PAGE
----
But all this moisture is thwarting my attempts to have any kind of pea crop.  I have sown the bloomin’ things three times!  Each time has been a respectable period after one of these so called spring showers where the soil is damp enough to give my pea seeds a good start.  And as I sit back and wait, fully believing this will be the row that strikes, the heavens open.  This last time I didn’t even wait to see if any of the seeds sown two days prior would survive.  I just picked up my seed box and glumly headed out to the greenhouse, knowing what needed to be done.  I now have a higher chance of enjoying the taste of fresh peas, straight from the pod, eaten right there in the garden.  Nestled in warm damp soil in seed trays is a multitude of lovely legumes, hopefully stretching out their seed leaves towards a sunny day to come.

All my pea hope lies beneath this soil

All my pea hope lies beneath this soil

Come again soon – this is not the kind of spring weather I requested.

Sarah the Gardener  : o)

19 Comments on “Holding out for a pea!

    • Hi There. So for one brief moment, global seasons don’t appear to mean anything! I hope your weather passes quickly into an Indian summer and a mild winter.
      Cheers Sarah : o )

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    • Hi there. The rain seems to have stopped for now. I am determined to keep up my attempts to have peas because it just wouldn’t be the same without them.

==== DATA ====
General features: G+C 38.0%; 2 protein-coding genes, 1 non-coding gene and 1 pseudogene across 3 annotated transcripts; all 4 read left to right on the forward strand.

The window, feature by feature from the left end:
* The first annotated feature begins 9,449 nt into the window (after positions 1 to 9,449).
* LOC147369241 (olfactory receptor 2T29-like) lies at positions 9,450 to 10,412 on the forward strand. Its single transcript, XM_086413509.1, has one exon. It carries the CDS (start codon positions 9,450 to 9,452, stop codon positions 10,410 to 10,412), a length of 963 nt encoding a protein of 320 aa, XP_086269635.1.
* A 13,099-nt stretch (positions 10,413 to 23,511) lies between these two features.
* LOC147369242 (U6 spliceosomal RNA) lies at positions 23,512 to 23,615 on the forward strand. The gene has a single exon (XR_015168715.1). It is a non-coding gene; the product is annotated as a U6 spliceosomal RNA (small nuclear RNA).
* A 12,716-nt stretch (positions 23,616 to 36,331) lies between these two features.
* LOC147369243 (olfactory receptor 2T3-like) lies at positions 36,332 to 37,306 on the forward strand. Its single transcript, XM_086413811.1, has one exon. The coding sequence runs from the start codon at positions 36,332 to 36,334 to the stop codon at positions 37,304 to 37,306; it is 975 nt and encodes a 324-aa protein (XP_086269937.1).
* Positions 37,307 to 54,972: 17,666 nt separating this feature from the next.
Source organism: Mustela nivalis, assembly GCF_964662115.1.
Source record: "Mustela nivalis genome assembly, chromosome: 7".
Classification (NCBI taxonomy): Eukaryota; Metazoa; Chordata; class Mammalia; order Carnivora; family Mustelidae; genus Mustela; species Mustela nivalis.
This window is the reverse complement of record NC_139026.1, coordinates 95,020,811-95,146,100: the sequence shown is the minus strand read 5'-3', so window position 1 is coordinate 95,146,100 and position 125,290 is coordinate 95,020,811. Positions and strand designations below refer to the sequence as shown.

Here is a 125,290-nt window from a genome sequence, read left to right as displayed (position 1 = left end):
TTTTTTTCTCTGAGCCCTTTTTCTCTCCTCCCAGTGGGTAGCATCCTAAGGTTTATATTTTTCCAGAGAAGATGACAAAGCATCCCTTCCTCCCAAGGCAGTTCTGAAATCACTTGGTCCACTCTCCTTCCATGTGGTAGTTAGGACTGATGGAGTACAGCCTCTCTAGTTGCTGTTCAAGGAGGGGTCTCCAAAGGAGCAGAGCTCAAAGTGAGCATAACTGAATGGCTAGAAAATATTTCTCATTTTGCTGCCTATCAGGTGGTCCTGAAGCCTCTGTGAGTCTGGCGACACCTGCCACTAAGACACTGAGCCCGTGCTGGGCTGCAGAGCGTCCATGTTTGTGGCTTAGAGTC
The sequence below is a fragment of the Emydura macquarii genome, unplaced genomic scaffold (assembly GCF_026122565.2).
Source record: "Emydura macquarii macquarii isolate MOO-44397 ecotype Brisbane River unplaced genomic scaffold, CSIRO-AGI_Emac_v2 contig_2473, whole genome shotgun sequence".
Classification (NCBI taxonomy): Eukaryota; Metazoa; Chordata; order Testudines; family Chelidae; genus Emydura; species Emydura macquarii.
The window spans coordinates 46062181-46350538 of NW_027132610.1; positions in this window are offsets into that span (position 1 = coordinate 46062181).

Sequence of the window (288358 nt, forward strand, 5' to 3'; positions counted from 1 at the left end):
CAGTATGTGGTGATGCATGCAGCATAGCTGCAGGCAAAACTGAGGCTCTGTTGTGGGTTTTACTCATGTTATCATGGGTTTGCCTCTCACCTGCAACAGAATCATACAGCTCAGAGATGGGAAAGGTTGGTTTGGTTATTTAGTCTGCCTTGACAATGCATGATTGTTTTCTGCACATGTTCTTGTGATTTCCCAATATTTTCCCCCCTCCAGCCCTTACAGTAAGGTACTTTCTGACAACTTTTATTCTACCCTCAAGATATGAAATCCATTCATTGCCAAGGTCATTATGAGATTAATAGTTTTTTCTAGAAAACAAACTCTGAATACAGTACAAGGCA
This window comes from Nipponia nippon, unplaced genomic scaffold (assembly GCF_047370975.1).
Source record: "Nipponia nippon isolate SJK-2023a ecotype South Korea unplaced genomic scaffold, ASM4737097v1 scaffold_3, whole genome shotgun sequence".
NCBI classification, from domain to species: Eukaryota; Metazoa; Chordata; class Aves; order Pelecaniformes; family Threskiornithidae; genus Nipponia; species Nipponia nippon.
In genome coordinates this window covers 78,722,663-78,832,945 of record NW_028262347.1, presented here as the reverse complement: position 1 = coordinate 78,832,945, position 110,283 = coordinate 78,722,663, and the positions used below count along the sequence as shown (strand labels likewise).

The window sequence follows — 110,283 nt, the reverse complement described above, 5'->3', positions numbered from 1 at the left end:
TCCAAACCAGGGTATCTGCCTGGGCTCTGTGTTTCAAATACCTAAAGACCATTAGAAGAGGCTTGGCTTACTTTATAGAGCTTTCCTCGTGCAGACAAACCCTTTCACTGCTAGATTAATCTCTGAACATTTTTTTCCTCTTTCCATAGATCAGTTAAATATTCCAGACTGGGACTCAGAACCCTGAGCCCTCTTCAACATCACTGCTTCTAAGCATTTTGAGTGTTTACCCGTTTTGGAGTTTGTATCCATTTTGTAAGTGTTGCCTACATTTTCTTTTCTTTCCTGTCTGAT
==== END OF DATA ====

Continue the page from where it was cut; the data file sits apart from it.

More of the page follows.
Cheers Sarah : o )

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  1. Oh dear! 😦 They do call N.Z. the green isle for a reason you know…I guess the amount of rain is pretty spot on for what we, the rest of the world, think happens in N.Z. whether or not we are actually accurate is another thing entirely. I came from a small town where the “Northerners” in Western Australia would head down to visit on their holidays and they could be spotted from a mile off…not so much by their (envy producing) tans, but more because they could be heard languishing “It ALWAYS rains when we come down here!” but it didn’t seem to be constantly raining to me, who lived there all of the time…I guess you just have to choose your times to visit, and the same goes for peas methinks. Maybe they are your “Northerners”? Here’s hoping that your freaky weather slows and subsides and heads over to places like California where it is completely and utterly needed. Nature is a funny old stick isn’t she?

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    • Hi Fran. The Maori name for New Zealand is Aotearoa which means land of the long white cloud. Which it seams that cloud can be quite leaky! It is funny the perceptions we have about weather in other places. I went to England once and although it was the height of their summer – I assumed it would be cold, wet and miserable so I arrived in winter apparel to the hottest day they had had in 4 years! I got a bit of a surprize!